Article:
There is one soldier in particular that is seen wandering the courtyard. To many he is known as the “Worried General,” but ghost investigators have concluded that his name is Eldridge. 

Creole Soldier

In addition to the Confederate soldier, there is also a dark-haired soldier possibly from the Civil War also wandering around the courtyard near May’s Place. Unfortunately, not much else is known about our Creole friend, but maybe if you stay at the Dauphine Orleans Hotel you will have a chance to meet him yourself. 

May Baily’s Place

According to the hotel manager, this is the most active section of the Dauphine Orleans Hotel. The bartenders report everything from bottles being moved, barstools floating and entities of Baily’s working girls, apparently still working. From all reports, all seems to be friendly, just a bunch of spirits not ready to let go of good time. 

One the entities, that people describe as the “whimsical women,” may have possibly been one of May’s ladies of the night. She is seen prancing and dancing around playfully. It is believed that she became an alcoholic after working at May’s and that might account for the spirit’s strange behavior, but she sounds fun to me.  

Millie Baily

Millie Baily’s story is a rather sad one. Millie was the little sister of May Baily and hated living the brothel life. She finally met and fell in love with a confederate soldier in 1861. Against all odds, he proposed and Millie was going to lead the life of her dreams. Legend has it that she was so excited about her wedding as she sewed her wedding dress, even caressing it at times.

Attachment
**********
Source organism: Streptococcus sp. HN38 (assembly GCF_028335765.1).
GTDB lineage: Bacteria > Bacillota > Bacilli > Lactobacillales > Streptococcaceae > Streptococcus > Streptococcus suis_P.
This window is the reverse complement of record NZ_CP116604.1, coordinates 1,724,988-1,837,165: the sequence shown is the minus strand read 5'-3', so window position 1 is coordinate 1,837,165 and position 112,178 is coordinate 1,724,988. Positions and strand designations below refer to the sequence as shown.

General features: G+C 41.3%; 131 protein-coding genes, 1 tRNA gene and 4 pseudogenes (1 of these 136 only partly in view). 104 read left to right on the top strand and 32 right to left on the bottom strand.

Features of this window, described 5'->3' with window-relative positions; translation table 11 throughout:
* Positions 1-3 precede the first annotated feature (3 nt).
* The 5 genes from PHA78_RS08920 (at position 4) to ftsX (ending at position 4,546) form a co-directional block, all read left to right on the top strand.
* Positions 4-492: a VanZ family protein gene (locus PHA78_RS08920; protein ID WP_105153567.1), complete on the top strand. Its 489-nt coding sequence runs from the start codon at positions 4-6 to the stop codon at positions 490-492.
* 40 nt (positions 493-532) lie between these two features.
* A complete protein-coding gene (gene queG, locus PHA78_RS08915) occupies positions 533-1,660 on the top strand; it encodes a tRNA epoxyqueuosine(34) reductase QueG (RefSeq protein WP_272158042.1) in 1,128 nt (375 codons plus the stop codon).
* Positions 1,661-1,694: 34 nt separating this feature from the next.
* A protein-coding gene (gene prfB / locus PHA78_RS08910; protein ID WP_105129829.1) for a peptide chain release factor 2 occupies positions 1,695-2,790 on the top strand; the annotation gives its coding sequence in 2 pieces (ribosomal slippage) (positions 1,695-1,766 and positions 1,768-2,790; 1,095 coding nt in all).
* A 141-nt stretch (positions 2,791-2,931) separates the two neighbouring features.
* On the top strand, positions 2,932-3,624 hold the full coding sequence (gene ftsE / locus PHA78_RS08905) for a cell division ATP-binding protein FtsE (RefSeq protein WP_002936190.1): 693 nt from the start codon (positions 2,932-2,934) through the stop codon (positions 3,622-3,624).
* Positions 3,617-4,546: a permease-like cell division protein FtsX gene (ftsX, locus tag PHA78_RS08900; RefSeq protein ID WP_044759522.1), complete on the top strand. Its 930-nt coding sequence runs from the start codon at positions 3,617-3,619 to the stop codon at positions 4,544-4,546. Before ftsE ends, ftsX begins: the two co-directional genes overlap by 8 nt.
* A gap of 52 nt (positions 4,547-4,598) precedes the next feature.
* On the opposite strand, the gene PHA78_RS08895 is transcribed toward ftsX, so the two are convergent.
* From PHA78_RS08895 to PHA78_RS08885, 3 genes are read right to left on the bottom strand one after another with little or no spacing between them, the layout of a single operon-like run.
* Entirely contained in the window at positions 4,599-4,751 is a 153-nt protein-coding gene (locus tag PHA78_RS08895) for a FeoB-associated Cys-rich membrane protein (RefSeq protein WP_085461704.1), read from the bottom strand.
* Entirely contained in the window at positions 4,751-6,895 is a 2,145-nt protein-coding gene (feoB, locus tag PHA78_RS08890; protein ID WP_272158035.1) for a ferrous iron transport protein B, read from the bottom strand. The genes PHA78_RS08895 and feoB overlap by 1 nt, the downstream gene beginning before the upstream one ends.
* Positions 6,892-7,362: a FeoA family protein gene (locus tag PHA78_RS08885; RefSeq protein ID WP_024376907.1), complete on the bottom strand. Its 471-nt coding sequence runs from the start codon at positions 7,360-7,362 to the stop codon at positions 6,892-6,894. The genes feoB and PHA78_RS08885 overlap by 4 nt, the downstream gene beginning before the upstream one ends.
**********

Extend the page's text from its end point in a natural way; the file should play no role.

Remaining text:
Sadly, her fiancé was shot dead in a gambling brawl and Millie never worn that beloved dress to the altar. Strangely, it is said that she did wear it often around May Baily’s Place. Today, guests have reported seeing Millie in her lace wedding dress standing near her sister’s former establishment.

Amenities the Living will Love

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Andrew Jackson Hotel

French Quarter | 919 Royal St, New Orleans, LA 70116

Andrew Jackson Hotel Courtyard
Photo Courtesy of Andrew Jackson Hotel


What is now the Andrew Jackson Hotel first opened in the 1792 as a boarding school for boys that had been orphaned by the Yellow Fever. In 1794 fires raged through the city claiming many structures. Legend has it, that the boarding school was consumed by the fire, claiming the lives of five boys. This however has recently been questioned as some city records show that the building that is now the Andrew Jackson Hotel may have survived the fire.

Immediately after the fires, this structure actually functioned as a federal courthouse until the late 1800’s. The hotel took its name from an event that occurred at the courthouse in 1815.  General Andrew Jackson (later the seventh U.S President) was held in contempt of court and charged with obstruction of justice.

Andrew Jackson Hotel New Orleans
Historic photo of Andrew Jackson Hotel

Reported Hauntings

The Andrew Jackson Hotel has stood the test of time, as it is one of the older buildings still standing in New Orleans. Here are the ghost stories that still haunt the hotel.